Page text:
The good news is that you already do! It’s more a matter of connecting to the innate sense of self which we all have at our core. Most of the time life situations, our beliefs and old fears keep us disconnected from knowing that we already have what we need to be happy. If we are not used to this concept, it can feel alien, uncomfortable and untrue. We will resist it or feel sceptical of it – that’s normal! After all, we’ve been programmed throughout life to believe that romantic love is the ideal love; the one which will solve our problems and make us happy and fulfilled.
I always think is best to start where you are. If you don’t feel you can “love yourself” right now, start with simply accepting yourself. Think about the things that you like about yourself, then acknowledge and appreciate them. You will notice your self-criticism rearing it’s head at this point, reminding you of all the “bad” stuff about you and your situation. Recognise and accept those things too. Self-love is about loving all of you, even the bits you don’t like.
Another way to deepen self-acceptance is to identify and acknowledge your needs. When a relationship ends, we often look back and see the times we compromised our needs, held ourselves back to keep the peace, or acted in ways that didn’t best serve us because we believed it was for the good of the relationship. Now is the opportunity to look at those things you wanted and needed, and recognise that you weren’t wrong for wanting them. Explore where you can meet those needs yourself; you don’t need permission to be who you are.
Want to go deeper?
You can encourage a deeper connection to self-love in many therapeutic ways too. Mindfulness meditation, forgiveness exercises, practising gratitude, journaling, counselling or group therapy are a few; choose what works for you. Remember, loving yourself is not about finding something that is “missing” but removing the layers of self-doubt and painful beliefs which are preventing you from moving on. It takes some work and a willingness to see yourself differently, but the results are so worthwhile; true self-love will change how you feel about your divorce.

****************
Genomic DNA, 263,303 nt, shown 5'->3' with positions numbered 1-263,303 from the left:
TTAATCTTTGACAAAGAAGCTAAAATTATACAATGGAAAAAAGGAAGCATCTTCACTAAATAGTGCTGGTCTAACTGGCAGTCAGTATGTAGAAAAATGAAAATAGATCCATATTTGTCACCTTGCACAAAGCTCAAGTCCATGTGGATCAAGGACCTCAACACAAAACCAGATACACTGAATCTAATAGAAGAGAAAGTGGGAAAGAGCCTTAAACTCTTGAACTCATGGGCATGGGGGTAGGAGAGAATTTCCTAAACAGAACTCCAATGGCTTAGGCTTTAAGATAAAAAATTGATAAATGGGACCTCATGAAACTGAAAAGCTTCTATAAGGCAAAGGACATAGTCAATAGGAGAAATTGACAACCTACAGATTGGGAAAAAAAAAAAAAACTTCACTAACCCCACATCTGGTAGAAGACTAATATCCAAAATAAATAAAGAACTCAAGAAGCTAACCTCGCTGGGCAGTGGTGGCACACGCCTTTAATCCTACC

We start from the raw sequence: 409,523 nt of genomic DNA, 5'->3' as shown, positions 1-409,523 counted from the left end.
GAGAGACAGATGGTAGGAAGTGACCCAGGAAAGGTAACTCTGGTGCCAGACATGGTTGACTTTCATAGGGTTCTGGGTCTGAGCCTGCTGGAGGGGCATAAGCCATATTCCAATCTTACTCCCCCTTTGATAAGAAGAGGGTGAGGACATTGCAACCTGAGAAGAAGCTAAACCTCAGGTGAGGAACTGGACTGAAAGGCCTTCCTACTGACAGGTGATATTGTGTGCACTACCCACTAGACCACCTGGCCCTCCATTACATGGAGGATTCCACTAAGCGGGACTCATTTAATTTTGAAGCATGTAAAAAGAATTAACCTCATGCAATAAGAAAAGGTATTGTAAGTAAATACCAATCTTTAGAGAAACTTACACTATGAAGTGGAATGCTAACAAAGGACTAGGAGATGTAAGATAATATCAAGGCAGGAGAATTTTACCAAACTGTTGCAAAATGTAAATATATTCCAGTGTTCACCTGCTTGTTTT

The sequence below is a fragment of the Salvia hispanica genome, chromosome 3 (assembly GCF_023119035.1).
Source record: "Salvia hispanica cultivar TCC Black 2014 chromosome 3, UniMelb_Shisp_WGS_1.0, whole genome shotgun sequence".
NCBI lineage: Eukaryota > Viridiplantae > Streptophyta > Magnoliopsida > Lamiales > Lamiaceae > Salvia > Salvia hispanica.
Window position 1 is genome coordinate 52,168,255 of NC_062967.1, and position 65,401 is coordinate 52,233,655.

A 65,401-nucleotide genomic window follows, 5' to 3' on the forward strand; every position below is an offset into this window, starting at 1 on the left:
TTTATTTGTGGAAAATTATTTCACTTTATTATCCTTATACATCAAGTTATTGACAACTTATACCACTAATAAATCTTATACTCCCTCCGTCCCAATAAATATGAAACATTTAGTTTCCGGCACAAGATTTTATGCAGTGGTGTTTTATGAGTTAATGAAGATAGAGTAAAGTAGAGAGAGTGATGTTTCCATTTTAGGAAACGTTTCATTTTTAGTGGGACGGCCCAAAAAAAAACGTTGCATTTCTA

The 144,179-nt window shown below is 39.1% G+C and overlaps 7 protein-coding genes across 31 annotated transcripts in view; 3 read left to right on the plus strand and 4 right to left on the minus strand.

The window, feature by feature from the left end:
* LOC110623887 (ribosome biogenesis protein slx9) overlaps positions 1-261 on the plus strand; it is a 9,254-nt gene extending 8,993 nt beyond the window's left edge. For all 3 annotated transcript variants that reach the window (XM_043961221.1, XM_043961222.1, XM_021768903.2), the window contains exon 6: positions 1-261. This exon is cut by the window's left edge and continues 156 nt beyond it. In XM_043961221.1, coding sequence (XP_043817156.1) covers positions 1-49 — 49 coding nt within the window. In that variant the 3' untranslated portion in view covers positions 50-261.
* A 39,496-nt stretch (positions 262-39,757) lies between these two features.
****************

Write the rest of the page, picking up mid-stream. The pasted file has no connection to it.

I would love for you to write yourself a love letter. You know all of those things you would like to hear from another person? Write them to yourself. If it feels good, go out and buy a Valentine’s card, write your letter in it and post it through your own door. Be thoughtful in both the stationery and the words you use – if you wouldn’t send it to someone else, then don’t send it to yourself.
- Find some quiet time in a place you won’t be disturbed
- Close your eyes (if it helps) and feel into a sense of kindness and appreciation for yourself
- Just start writing! What do you want to say to yourself? What do yo need to hear?
I know from client work and my own experience that writing to yourself in this way can be powerful and healing. You might find the exercise makes you feel connected and happy, or you might find it uncomfortable or even a little painful. Don’t worry – we are not used to communicating with ourselves in this way, so just notice what comes up and allow it. Don’t overthink it and don’t judge yourself.
I really want you to enjoy receiving a love letter on a day when you would not have expected to get one. Let it be a reminder that there is always a person in your life who is the foundation for your happiness. It’s not your ex-partner or your next partner. It’s you.
Want to give yourself more than flowers?
For this Valentine’s weekend I’m offering a 25% discount on my 30 day online programme. It’s packed with strategies to help you shift your break-up feelings and focus on your self-care and self-love. Use the code VALENTINE25 at checkout!